There are four federal courts. The highest court is the Federal Supreme Court, which rules in the final instance on cases from almost all areas of law. The three federal courts of first instance have different tasks. The Federal Criminal Court is responsible for criminal matters of particular importance to the Swiss Confederation as well as for appeals concerning international mutual assistance in criminal matters. The Federal Administrative Court rules on appeals against rulings of the federal administrative authorities and the Federal Patent Court on disputes over invention patents.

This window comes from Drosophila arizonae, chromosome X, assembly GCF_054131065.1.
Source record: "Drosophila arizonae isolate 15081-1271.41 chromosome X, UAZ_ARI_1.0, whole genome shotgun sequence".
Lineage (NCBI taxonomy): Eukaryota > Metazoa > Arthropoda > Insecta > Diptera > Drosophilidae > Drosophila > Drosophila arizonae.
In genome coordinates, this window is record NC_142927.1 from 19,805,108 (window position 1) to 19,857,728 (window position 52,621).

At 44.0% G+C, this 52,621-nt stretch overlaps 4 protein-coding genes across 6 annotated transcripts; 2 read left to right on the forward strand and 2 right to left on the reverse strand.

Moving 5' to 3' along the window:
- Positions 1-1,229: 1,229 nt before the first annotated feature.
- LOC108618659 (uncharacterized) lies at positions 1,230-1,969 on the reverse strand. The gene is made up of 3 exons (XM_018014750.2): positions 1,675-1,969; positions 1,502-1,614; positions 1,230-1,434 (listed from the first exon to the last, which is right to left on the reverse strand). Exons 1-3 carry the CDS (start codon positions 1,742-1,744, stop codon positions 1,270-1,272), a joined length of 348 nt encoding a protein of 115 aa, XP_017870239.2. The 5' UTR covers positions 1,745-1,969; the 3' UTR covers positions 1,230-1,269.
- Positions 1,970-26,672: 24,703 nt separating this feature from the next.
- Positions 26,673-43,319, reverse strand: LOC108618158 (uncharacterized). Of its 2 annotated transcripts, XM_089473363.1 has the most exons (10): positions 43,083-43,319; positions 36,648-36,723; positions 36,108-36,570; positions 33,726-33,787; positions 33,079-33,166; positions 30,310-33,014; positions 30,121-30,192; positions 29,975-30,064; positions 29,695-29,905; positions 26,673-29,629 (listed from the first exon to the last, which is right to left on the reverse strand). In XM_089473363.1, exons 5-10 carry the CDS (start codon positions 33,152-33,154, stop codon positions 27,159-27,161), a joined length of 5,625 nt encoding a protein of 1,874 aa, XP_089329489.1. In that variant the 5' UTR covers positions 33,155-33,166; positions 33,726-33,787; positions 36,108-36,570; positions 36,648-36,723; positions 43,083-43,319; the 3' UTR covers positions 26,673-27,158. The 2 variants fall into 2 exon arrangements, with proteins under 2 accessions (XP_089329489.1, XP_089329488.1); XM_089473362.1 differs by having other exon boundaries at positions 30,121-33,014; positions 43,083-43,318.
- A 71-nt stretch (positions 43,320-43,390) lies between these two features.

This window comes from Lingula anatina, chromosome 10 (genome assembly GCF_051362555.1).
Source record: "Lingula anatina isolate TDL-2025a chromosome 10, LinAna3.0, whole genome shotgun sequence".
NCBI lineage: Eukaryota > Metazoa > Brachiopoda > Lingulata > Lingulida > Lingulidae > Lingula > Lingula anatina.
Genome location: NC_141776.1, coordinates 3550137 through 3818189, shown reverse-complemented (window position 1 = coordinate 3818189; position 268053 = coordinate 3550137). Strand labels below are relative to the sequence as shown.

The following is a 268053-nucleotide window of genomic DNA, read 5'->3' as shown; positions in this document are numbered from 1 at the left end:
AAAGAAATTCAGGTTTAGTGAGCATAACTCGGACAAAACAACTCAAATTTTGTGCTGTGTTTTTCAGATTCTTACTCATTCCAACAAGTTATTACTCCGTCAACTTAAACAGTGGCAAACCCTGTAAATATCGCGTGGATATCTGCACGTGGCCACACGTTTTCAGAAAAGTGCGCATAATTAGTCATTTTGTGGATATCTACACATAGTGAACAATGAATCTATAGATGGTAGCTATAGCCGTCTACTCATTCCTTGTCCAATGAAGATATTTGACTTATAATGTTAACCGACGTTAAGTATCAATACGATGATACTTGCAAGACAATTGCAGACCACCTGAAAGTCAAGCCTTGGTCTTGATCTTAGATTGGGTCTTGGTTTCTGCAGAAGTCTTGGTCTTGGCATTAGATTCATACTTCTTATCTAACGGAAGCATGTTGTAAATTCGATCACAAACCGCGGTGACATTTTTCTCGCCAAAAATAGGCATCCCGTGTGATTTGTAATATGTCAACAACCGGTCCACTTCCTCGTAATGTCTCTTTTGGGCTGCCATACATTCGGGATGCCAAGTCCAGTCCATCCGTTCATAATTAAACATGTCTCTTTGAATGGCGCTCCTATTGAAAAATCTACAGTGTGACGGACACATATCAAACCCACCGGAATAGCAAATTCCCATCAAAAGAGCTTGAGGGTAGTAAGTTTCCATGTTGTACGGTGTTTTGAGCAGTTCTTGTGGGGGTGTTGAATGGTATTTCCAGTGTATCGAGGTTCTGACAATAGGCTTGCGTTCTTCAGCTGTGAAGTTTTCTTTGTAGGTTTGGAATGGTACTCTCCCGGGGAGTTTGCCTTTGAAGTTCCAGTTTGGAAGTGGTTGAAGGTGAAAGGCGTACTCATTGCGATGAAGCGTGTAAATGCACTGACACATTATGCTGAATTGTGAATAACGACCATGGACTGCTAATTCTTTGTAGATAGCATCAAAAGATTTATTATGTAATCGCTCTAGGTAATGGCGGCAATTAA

Procedures in the Swiss legal system
The federal courts are located at four sites
In 2021 approximately 14,000 cases were closed
Cantonal courts or the federal courts of
first instance rule in the first and second instance. If the parties concerned
do not agree with a decision, they can take their case to the Federal Supreme Court.
The Federal Supreme Court Act regulates the conditions under which an appeal is
Election of judges
The judges of the federal courts are elected by the United Federal Assembly for a term of office of 6 years. Re-election is possible without restriction. At the latest, judges leave office at the end of their 68th year of age.
The United Federal Assembly also elects the presidents and vice-presidents of the courts. The presidential term of office is 2 years (with the exception of the Federal Patent Court: 6 years). A one-time re-election is possible.